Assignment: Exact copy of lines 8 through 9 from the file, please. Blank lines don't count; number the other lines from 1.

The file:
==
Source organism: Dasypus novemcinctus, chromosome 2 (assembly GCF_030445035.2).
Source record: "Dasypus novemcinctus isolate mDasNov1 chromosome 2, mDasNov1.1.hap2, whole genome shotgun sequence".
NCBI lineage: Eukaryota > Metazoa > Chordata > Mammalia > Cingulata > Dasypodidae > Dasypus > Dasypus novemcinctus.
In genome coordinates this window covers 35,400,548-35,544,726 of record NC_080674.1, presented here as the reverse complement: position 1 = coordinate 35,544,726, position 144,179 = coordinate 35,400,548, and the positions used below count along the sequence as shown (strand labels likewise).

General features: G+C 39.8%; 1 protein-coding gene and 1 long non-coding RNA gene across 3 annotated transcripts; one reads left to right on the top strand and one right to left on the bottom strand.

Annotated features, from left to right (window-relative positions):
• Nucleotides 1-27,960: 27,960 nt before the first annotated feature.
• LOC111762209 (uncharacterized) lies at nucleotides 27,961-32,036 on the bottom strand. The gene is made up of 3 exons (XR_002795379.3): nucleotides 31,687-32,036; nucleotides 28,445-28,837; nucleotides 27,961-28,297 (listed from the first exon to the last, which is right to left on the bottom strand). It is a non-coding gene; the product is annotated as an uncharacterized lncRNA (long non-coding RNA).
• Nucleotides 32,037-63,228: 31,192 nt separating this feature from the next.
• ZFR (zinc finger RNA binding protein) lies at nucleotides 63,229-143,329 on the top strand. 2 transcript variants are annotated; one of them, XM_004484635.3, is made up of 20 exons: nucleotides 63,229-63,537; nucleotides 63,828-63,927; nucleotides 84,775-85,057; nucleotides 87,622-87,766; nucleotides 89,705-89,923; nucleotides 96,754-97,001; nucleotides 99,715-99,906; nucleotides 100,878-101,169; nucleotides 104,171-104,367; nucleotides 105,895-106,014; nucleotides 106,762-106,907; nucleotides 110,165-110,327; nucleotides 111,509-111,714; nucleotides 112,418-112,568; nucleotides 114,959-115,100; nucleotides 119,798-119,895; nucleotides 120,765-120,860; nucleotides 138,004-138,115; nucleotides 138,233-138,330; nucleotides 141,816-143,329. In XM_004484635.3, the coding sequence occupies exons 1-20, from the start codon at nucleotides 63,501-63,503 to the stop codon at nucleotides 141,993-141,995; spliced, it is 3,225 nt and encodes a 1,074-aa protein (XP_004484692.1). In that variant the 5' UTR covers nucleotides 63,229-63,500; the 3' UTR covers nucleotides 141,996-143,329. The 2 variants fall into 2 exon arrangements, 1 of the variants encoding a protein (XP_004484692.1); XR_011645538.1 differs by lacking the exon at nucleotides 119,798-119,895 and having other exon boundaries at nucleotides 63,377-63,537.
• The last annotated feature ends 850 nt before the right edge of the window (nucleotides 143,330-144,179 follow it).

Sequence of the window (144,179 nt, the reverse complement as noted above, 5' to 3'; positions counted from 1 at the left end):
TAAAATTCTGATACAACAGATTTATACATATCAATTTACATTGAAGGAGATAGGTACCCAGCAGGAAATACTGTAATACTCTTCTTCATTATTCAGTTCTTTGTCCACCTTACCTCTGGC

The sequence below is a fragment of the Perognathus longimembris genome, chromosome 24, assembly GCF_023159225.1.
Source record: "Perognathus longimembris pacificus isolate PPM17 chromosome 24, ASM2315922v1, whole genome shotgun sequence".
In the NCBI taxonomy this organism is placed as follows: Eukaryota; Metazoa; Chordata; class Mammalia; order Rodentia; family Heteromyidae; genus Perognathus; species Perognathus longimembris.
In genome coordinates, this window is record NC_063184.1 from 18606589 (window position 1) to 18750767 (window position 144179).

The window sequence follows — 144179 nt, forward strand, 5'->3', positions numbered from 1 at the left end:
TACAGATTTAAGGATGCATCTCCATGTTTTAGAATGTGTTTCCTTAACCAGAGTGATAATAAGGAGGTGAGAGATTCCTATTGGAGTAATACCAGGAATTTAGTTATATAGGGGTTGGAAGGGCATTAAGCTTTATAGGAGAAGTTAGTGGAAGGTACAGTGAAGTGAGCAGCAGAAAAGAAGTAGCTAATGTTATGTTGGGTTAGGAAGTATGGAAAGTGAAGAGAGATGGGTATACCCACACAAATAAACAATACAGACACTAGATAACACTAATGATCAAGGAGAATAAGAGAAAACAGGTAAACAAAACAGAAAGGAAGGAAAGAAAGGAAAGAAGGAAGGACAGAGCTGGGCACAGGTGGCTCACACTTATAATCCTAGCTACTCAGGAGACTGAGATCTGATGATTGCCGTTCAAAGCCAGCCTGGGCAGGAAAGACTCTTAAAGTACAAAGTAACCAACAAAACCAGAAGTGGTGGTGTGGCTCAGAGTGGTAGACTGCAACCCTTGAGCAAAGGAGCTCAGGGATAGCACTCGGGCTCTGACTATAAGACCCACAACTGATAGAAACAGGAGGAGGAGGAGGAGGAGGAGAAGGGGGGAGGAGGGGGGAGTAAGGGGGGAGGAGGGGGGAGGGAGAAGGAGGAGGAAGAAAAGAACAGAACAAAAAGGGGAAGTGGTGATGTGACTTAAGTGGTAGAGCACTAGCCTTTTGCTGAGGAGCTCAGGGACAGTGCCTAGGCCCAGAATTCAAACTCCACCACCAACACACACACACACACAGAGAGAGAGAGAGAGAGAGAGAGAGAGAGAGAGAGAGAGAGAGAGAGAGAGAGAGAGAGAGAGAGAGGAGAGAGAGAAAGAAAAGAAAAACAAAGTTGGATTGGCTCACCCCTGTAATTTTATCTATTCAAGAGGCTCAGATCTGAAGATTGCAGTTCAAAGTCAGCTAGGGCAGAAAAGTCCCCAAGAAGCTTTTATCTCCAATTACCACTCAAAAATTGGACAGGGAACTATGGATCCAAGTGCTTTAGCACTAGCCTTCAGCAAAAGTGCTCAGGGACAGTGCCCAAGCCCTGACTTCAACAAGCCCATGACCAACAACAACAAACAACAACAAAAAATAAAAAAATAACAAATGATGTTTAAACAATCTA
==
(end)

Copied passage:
• LOC111762209 (uncharacterized) lies at nucleotides 27,961-32,036 on the bottom strand. The gene is made up of 3 exons (XR_002795379.3): nucleotides 31,687-32,036; nucleotides 28,445-28,837; nucleotides 27,961-28,297 (listed from the first exon to the last, which is right to left on the bottom strand). It is a non-coding gene; the product is annotated as an uncharacterized lncRNA (long non-coding RNA).
• Nucleotides 32,037-63,228: 31,192 nt separating this feature from the next.